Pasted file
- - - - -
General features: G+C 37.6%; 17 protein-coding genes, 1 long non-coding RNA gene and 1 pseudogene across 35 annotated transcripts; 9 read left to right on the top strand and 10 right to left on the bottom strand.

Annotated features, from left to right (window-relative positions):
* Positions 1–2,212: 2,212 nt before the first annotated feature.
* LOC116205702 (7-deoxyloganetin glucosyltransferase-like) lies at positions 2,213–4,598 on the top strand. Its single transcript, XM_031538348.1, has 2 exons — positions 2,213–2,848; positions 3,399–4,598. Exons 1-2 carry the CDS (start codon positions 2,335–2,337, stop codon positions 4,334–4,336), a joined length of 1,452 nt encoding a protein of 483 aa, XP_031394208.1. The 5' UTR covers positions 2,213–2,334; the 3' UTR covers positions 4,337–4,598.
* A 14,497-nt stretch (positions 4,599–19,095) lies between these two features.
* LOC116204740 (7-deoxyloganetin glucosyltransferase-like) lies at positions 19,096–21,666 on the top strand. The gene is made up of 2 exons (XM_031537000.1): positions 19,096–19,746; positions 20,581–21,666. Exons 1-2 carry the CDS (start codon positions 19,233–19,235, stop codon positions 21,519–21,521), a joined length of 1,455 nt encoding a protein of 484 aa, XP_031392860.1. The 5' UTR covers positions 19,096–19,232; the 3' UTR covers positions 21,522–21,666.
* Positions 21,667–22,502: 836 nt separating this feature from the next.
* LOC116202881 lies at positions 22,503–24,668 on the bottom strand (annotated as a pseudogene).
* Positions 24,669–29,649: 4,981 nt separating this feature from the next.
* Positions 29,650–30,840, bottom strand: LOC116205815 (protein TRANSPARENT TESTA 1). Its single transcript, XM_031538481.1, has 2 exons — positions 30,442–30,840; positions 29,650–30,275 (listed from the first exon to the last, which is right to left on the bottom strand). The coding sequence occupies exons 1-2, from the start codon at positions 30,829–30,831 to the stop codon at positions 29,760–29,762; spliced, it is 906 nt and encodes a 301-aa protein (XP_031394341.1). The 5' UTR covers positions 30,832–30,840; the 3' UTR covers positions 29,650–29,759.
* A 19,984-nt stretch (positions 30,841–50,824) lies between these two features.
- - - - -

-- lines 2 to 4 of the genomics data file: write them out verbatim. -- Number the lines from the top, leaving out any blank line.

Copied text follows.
Annotated features, from left to right (window-relative positions):
* Positions 1–2,212: 2,212 nt before the first annotated feature.
* LOC116205702 (7-deoxyloganetin glucosyltransferase-like) lies at positions 2,213–4,598 on the top strand. Its single transcript, XM_031538348.1, has 2 exons — positions 2,213–2,848; positions 3,399–4,598. Exons 1-2 carry the CDS (start codon positions 2,335–2,337, stop codon positions 4,334–4,336), a joined length of 1,452 nt encoding a protein of 483 aa, XP_031394208.1. The 5' UTR covers positions 2,213–2,334; the 3' UTR covers positions 4,337–4,598.